Spring break was coming up and with the weather forecast showing snow in the BC ski town of Fernie we had a hard decision. Ski powder or ride bikes? We chose bikes. Even though the hill had 11m of snowfall this season we felt the powder fever had left us and we were tired of -15֯ weather. It was time to swap skis for bikes (at least for a bit) and head south to Moab where we could ride.
We set off from the still wintry landscape of the Canadian Rockies at 7 am and headed south. Somehow we breezed through the border crossing into Montana even though we looked like 3 sketchy dirtbags loaded with contraband hidden under the big black tarp stuffed with our gear strapped to the roof. It then took us what felt like 10 hours to drive through Montana into Idaho. A quarter of the way into Idaho the wind picked up. It felt like we were a ball of yarn being batted around by a cat as we flew down the interstate. We were also somewhat concerned the bike that was secured to the roof on a broken bike rack using 3 ski straps was going to get ripped off by the hurricane force wind and end up bouncing down the road. Eventually, after 15 hours of driving, we landed an hour away from Moab in Green River.
The next morning we took advantage of the slow motel wifi to look at Slickrock on Trailforks before heading out to Moab to ride. An hour later we rolled into what has to be one of the craziest places any of us have ever been. When you first set foot in Moab it feels like your'e stepping into a mix of Grand Theft Auto and Star Wars. The landscape is mind-boggling to look at (especially when you come from skiing powder the previous week) and the amount of fancy, jeeps, side by sides, dirt bikes and dune buggies makes the whole place feel like a video game. Just driving 10km down the road to camp we saw people rock climbing, highlines, dirt bikes, jet boats, countless jeeps and people rafting.
After a hard search, we eventually found a site at one of the Bureau of Land Management (or BLM) campsites along the river. From our experience in Moab, we learned that finding a campsite at the BLM campgrounds is a struggle. They are cheap, 15$ a day, but fill up fast. The whole time we were there we had people asking us if we were leaving while we were eating out breakfast so they could take our site.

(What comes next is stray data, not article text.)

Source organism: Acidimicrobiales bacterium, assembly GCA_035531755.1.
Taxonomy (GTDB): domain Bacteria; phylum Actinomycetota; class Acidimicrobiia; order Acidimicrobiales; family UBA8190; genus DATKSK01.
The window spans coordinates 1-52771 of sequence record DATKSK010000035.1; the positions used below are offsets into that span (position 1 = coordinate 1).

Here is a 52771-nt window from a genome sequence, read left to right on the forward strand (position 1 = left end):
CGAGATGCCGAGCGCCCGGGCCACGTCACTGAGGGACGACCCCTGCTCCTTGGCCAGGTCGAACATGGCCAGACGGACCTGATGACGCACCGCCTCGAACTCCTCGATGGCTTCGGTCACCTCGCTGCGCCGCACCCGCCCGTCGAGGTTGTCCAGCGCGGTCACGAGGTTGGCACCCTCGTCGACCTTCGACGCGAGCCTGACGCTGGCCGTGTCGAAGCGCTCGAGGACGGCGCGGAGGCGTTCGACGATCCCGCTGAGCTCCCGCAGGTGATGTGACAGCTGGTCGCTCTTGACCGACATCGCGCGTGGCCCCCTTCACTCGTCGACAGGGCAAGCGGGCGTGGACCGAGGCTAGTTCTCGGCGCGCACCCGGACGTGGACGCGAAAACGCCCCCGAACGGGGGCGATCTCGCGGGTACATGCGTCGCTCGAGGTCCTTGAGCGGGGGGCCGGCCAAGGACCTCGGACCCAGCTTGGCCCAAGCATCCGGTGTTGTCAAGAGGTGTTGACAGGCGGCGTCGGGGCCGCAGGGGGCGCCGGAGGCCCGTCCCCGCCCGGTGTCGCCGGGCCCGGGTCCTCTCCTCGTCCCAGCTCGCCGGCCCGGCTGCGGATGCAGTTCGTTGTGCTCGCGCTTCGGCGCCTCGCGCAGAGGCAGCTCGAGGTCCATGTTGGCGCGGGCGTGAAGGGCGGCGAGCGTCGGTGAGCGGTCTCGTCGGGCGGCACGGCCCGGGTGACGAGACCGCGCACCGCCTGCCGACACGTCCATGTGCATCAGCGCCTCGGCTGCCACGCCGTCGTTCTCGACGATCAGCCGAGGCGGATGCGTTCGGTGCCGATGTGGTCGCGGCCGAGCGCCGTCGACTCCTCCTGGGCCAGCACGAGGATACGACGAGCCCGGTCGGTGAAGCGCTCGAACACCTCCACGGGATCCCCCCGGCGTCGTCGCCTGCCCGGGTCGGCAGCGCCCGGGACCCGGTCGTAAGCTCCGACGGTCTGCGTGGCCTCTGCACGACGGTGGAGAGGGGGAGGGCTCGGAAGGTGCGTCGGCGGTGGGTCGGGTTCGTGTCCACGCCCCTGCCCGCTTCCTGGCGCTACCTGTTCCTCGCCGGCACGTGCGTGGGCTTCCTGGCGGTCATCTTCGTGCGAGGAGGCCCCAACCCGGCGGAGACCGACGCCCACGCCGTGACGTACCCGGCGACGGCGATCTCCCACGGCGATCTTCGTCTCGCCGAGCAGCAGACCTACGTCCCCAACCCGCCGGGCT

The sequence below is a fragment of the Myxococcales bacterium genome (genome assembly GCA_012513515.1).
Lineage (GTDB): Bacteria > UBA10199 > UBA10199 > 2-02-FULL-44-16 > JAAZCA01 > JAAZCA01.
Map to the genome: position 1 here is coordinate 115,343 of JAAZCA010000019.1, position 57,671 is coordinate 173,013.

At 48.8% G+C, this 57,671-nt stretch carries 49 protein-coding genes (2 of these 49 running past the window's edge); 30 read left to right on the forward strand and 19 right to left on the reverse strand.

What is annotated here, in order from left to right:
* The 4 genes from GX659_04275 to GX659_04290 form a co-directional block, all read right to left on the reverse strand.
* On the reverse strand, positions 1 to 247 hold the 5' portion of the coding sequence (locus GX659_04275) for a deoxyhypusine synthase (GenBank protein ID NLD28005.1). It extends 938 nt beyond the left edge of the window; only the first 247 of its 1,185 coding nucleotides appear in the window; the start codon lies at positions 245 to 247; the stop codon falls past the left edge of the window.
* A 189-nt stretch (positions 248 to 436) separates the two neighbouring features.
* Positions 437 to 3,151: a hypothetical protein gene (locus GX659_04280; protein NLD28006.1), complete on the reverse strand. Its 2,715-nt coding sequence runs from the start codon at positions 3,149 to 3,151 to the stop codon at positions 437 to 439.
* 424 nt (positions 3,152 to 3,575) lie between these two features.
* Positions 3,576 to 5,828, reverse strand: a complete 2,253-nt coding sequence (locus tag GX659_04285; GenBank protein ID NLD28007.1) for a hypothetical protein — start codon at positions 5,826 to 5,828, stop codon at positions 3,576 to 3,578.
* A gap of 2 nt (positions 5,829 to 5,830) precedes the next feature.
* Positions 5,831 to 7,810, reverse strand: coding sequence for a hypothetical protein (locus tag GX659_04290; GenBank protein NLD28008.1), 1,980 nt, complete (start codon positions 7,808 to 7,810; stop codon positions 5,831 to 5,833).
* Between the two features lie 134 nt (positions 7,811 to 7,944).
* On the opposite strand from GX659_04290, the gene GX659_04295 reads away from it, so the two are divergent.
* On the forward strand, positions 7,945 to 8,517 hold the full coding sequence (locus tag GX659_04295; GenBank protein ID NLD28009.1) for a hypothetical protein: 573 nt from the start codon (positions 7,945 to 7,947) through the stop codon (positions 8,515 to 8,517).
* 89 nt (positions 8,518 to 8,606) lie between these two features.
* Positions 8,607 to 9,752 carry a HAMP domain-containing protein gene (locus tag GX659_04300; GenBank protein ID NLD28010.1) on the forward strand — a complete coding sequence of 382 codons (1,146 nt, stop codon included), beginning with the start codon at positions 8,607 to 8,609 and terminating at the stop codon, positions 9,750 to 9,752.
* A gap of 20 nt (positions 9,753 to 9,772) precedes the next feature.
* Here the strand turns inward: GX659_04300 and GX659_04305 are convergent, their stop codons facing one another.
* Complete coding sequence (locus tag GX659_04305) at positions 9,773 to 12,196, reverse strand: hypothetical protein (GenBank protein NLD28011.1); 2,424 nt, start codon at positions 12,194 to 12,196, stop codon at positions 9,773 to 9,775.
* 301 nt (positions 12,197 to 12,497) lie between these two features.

With camp set up, we headed out to our first trail. Rolling into the parking lot for Slickrock we didn't know if we were in the right spot because of a long train of jeeps that were headed out onto the rock along with us. The trail itself blew our minds. We come from the land of loam and muck so riding my bike for a couple of hours and not touching dirt once was freaky. It felt like we were in some skate park designed by Picasso. The riding was filled with steep punchy climbs and downhills that felt like I was on a BMX cruising through a massive bowl. We never even had to check Trailforks since all you have to do is follow a dotted white line as it weaves through the rocks, bowls, cliffs, and cacti along the trail.Plenty of steep climbs with lots of traction.
On day 3 we decided to check out some local bike shops for information on where to ride next. They sent us to Capt. Ahab and HyMasa. We drove out to the trailhead and started up HyMasa. The trail was a nice mix of slickrock and dirt that made for a really nice climb. Once we got up higher we were perplexed by the sight of snow-capped mountains like the one we had left 1500km to the north while we rode through the desert.HyMasa is probably my favourite trail to pedal up. Good grade and the rocky steps make it interesting.
After topping out on Hymasa we started off down Captain Ahab. The trail was a lot like the climb but with more slickrock and some cool rock features. The downhill features almost felt like the way hard sections of a climb feel. You have to unweight and hop around and point the bike on the one line through the gnar. It was a really cool ride but definitely above the level of the least experienced rider in the group. Because of this, we decided not to send it down Lower Capt. Ahab (double black) and instead fly down HyMasa. As it turned out HyMasa was just as fun as the upper portion of Ahab that we rode. There were plenty of features and little hits along the way down. We had to be careful of getting off track and ending up on one of the countless 4x4 trails cross HyMasa.
On a side note, I wanted to point out that the riding in Moab is very different from anywhere else I have ridden. The so-called slickrock messes with your brain since you have almost infinite grip. The terrain is way more suited to those who like lots of ups and downs. In our experience, and after talking to some of the local bike shops, we noticed they didn't have many long descents like we are used to in BC. The riding is more like aggressive cross country on Mars. If all you want is to peddle up so you can ride an uninterrupted downhill for 10 minutes Moab might not be the place for you (But you should still at least give it a chance).